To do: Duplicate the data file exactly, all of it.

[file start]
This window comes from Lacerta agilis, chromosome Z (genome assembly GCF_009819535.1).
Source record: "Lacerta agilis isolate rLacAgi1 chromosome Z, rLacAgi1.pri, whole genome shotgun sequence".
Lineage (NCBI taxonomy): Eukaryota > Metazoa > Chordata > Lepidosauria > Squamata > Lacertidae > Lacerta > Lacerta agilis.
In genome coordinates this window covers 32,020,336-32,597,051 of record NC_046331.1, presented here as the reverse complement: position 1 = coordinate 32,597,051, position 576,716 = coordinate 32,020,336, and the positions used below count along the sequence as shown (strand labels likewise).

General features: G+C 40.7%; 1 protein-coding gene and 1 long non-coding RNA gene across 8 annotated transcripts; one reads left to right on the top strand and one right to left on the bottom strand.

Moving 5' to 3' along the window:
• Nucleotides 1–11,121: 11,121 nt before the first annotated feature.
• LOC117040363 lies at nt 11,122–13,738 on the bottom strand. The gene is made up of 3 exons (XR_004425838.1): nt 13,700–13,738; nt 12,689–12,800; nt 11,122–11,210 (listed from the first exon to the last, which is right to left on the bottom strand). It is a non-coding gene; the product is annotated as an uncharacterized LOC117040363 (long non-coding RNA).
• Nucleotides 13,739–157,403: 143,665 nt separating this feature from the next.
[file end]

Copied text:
This window comes from Lacerta agilis, chromosome Z (genome assembly GCF_009819535.1).
Source record: "Lacerta agilis isolate rLacAgi1 chromosome Z, rLacAgi1.pri, whole genome shotgun sequence".
Lineage (NCBI taxonomy): Eukaryota > Metazoa > Chordata > Lepidosauria > Squamata > Lacertidae > Lacerta > Lacerta agilis.
In genome coordinates this window covers 32,020,336-32,597,051 of record NC_046331.1, presented here as the reverse complement: position 1 = coordinate 32,597,051, position 576,716 = coordinate 32,020,336, and the positions used below count along the sequence as shown (strand labels likewise).

General features: G+C 40.7%; 1 protein-coding gene and 1 long non-coding RNA gene across 8 annotated transcripts; one reads left to right on the top strand and one right to left on the bottom strand.

Moving 5' to 3' along the window:
• Nucleotides 1–11,121: 11,121 nt before the first annotated feature.
• LOC117040363 lies at nt 11,122–13,738 on the bottom strand. The gene is made up of 3 exons (XR_004425838.1): nt 13,700–13,738; nt 12,689–12,800; nt 11,122–11,210 (listed from the first exon to the last, which is right to left on the bottom strand). It is a non-coding gene; the product is annotated as an uncharacterized LOC117040363 (long non-coding RNA).
• Nucleotides 13,739–157,403: 143,665 nt separating this feature from the next.